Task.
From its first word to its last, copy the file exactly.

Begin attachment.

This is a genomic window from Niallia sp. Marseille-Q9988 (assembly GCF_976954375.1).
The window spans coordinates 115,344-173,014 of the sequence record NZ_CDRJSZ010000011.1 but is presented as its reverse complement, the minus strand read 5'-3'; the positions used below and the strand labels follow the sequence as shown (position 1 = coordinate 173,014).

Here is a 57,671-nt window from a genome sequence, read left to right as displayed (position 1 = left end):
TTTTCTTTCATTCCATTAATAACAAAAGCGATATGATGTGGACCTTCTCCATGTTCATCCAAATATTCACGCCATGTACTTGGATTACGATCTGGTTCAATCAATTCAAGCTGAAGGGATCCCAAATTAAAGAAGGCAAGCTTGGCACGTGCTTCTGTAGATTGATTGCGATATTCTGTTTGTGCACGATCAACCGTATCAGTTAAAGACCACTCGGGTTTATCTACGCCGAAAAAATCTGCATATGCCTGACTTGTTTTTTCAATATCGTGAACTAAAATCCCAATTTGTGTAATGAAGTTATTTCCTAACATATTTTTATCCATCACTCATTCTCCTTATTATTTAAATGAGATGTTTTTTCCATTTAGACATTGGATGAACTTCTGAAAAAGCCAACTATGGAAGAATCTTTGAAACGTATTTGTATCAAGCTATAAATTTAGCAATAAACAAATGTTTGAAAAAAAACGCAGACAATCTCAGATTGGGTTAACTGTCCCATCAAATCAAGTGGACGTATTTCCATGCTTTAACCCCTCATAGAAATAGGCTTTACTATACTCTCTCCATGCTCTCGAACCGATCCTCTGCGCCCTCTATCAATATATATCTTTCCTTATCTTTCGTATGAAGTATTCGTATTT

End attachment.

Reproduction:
This is a genomic window from Niallia sp. Marseille-Q9988 (assembly GCF_976954375.1).
The window spans coordinates 115,344-173,014 of the sequence record NZ_CDRJSZ010000011.1 but is presented as its reverse complement, the minus strand read 5'-3'; the positions used below and the strand labels follow the sequence as shown (position 1 = coordinate 173,014).

Here is a 57,671-nt window from a genome sequence, read left to right as displayed (position 1 = left end):
TTTTCTTTCATTCCATTAATAACAAAAGCGATATGATGTGGACCTTCTCCATGTTCATCCAAATATTCACGCCATGTACTTGGATTACGATCTGGTTCAATCAATTCAAGCTGAAGGGATCCCAAATTAAAGAAGGCAAGCTTGGCACGTGCTTCTGTAGATTGATTGCGATATTCTGTTTGTGCACGATCAACCGTATCAGTTAAAGACCACTCGGGTTTATCTACGCCGAAAAAATCTGCATATGCCTGACTTGTTTTTTCAATATCGTGAACTAAAATCCCAATTTGTGTAATGAAGTTATTTCCTAACATATTTTTATCCATCACTCATTCTCCTTATTATTTAAATGAGATGTTTTTTCCATTTAGACATTGGATGAACTTCTGAAAAAGCCAACTATGGAAGAATCTTTGAAACGTATTTGTATCAAGCTATAAATTTAGCAATAAACAAATGTTTGAAAAAAAACGCAGACAATCTCAGATTGGGTTAACTGTCCCATCAAATCAAGTGGACGTATTTCCATGCTTTAACCCCTCATAGAAATAGGCTTTACTATACTCTCTCCATGCTCTCGAACCGATCCTCTGCGCCCTCTATCAATATATATCTTTCCTTATCTTTCGTATGAAGTATTCGTATTT